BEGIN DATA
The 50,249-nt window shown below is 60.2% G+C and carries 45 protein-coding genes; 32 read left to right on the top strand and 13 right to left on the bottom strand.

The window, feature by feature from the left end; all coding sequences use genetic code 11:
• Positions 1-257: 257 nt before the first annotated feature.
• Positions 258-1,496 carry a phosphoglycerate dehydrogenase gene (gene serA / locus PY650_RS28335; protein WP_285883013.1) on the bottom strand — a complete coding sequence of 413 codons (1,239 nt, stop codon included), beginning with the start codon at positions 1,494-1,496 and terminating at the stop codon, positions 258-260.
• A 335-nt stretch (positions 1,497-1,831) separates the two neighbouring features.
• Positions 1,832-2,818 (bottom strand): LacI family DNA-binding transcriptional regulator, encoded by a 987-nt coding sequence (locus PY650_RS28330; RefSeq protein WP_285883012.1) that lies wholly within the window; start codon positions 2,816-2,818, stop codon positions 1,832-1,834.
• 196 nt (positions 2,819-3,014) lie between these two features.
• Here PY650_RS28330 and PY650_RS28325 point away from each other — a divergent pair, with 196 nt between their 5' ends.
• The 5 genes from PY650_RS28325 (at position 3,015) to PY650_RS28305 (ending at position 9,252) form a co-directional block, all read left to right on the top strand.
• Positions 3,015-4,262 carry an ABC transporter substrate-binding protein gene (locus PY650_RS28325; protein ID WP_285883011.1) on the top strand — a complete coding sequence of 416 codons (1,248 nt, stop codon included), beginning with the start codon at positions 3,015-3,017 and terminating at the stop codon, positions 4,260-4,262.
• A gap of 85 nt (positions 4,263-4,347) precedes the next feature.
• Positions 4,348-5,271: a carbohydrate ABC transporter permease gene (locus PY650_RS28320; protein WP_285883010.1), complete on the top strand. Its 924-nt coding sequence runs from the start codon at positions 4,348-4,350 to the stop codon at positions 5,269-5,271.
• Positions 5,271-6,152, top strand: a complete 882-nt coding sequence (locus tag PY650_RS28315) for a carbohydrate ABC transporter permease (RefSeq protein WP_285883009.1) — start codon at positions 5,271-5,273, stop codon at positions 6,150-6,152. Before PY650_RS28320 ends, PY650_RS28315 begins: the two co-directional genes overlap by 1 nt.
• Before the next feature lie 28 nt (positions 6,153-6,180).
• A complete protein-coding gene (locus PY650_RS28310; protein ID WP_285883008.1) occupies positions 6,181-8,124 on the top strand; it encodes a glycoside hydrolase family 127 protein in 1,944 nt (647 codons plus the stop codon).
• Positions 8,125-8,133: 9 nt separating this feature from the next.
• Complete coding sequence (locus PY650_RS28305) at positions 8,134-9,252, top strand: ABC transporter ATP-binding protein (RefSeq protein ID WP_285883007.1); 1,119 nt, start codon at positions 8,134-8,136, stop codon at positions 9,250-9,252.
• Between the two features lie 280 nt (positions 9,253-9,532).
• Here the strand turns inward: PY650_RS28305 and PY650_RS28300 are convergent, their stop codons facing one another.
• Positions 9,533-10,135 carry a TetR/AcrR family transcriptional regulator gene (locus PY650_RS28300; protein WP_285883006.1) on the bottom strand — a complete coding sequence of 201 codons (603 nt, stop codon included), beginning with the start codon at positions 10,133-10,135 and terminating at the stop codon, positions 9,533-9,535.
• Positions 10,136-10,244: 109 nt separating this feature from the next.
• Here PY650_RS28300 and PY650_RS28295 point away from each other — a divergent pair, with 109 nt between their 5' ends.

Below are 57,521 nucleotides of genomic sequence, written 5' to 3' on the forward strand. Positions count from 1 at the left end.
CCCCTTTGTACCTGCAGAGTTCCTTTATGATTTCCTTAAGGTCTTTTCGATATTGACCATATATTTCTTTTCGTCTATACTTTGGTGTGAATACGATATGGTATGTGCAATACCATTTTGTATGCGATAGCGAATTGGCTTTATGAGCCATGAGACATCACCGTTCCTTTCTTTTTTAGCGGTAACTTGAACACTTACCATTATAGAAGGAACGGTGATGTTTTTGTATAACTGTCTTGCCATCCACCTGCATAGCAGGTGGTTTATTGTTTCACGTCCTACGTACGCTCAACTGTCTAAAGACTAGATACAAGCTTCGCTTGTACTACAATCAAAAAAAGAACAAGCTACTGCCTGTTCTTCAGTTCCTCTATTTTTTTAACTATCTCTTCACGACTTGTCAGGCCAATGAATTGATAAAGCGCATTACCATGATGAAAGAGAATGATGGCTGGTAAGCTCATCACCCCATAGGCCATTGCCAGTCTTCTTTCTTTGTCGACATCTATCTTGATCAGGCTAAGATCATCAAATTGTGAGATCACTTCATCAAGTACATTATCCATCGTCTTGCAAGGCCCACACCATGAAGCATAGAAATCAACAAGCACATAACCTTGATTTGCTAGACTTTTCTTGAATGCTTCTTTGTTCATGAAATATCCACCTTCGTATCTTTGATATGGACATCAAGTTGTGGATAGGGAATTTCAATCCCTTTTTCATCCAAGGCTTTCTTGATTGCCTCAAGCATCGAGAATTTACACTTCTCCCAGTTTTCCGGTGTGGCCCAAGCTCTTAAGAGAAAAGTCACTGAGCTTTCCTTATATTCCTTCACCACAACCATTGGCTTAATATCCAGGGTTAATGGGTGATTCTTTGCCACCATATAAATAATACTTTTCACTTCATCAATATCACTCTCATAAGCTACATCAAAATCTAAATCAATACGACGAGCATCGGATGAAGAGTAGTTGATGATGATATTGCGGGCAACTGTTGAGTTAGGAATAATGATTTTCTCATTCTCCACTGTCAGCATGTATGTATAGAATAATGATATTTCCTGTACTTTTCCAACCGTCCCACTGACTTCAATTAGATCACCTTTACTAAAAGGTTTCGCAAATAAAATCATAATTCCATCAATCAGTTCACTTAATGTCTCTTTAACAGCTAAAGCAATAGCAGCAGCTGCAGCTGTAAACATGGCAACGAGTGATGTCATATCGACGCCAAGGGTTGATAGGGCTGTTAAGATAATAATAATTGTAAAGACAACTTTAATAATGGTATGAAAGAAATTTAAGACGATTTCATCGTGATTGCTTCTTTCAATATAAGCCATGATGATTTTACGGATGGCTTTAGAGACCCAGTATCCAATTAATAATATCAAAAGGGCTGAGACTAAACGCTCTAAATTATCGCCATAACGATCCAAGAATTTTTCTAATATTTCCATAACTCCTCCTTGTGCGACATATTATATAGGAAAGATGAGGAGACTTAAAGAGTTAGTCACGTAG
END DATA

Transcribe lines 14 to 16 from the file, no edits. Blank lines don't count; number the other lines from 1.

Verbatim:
• Before the next feature lie 28 nt (positions 6,153-6,180).
• A complete protein-coding gene (locus PY650_RS28310; protein ID WP_285883008.1) occupies positions 6,181-8,124 on the top strand; it encodes a glycoside hydrolase family 127 protein in 1,944 nt (647 codons plus the stop codon).
• Positions 8,125-8,133: 9 nt separating this feature from the next.